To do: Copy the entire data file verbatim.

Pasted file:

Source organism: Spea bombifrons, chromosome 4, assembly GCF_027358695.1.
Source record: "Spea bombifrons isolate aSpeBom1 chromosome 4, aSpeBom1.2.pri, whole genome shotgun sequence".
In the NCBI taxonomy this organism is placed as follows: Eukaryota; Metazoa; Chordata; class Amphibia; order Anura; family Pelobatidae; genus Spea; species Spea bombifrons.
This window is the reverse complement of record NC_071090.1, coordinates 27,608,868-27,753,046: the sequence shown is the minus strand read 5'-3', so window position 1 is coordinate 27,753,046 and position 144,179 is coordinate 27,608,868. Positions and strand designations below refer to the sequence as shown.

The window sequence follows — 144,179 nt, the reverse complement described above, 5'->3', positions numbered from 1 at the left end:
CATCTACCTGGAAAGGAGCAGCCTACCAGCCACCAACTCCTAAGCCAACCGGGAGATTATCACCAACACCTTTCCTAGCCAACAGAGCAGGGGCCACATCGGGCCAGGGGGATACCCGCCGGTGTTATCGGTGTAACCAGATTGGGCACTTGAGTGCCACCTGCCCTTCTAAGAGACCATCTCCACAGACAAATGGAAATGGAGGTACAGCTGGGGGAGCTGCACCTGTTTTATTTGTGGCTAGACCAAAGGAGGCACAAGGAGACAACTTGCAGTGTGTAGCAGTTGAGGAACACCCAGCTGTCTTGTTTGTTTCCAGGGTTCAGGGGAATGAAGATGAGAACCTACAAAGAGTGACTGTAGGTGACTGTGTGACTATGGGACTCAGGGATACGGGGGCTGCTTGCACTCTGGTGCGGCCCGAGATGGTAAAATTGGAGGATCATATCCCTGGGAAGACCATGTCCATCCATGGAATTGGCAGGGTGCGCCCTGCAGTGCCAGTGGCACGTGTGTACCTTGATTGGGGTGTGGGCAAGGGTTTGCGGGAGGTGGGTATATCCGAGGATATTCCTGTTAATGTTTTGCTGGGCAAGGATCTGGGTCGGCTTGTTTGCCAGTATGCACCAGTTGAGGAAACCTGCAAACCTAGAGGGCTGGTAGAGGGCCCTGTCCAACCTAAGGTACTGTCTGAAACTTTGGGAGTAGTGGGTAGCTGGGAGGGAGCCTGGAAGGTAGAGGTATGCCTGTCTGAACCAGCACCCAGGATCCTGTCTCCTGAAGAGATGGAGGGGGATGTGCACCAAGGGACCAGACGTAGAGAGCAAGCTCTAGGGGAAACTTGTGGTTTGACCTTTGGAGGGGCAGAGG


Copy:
Source organism: Spea bombifrons, chromosome 4, assembly GCF_027358695.1.
Source record: "Spea bombifrons isolate aSpeBom1 chromosome 4, aSpeBom1.2.pri, whole genome shotgun sequence".
In the NCBI taxonomy this organism is placed as follows: Eukaryota; Metazoa; Chordata; class Amphibia; order Anura; family Pelobatidae; genus Spea; species Spea bombifrons.
This window is the reverse complement of record NC_071090.1, coordinates 27,608,868-27,753,046: the sequence shown is the minus strand read 5'-3', so window position 1 is coordinate 27,753,046 and position 144,179 is coordinate 27,608,868. Positions and strand designations below refer to the sequence as shown.

The window sequence follows — 144,179 nt, the reverse complement described above, 5'->3', positions numbered from 1 at the left end:
CATCTACCTGGAAAGGAGCAGCCTACCAGCCACCAACTCCTAAGCCAACCGGGAGATTATCACCAACACCTTTCCTAGCCAACAGAGCAGGGGCCACATCGGGCCAGGGGGATACCCGCCGGTGTTATCGGTGTAACCAGATTGGGCACTTGAGTGCCACCTGCCCTTCTAAGAGACCATCTCCACAGACAAATGGAAATGGAGGTACAGCTGGGGGAGCTGCACCTGTTTTATTTGTGGCTAGACCAAAGGAGGCACAAGGAGACAACTTGCAGTGTGTAGCAGTTGAGGAACACCCAGCTGTCTTGTTTGTTTCCAGGGTTCAGGGGAATGAAGATGAGAACCTACAAAGAGTGACTGTAGGTGACTGTGTGACTATGGGACTCAGGGATACGGGGGCTGCTTGCACTCTGGTGCGGCCCGAGATGGTAAAATTGGAGGATCATATCCCTGGGAAGACCATGTCCATCCATGGAATTGGCAGGGTGCGCCCTGCAGTGCCAGTGGCACGTGTGTACCTTGATTGGGGTGTGGGCAAGGGTTTGCGGGAGGTGGGTATATCCGAGGATATTCCTGTTAATGTTTTGCTGGGCAAGGATCTGGGTCGGCTTGTTTGCCAGTATGCACCAGTTGAGGAAACCTGCAAACCTAGAGGGCTGGTAGAGGGCCCTGTCCAACCTAAGGTACTGTCTGAAACTTTGGGAGTAGTGGGTAGCTGGGAGGGAGCCTGGAAGGTAGAGGTATGCCTGTCTGAACCAGCACCCAGGATCCTGTCTCCTGAAGAGATGGAGGGGGATGTGCACCAAGGGACCAGACGTAGAGAGCAAGCTCTAGGGGAAACTTGTGGTTTGACCTTTGGAGGGGCAGAGG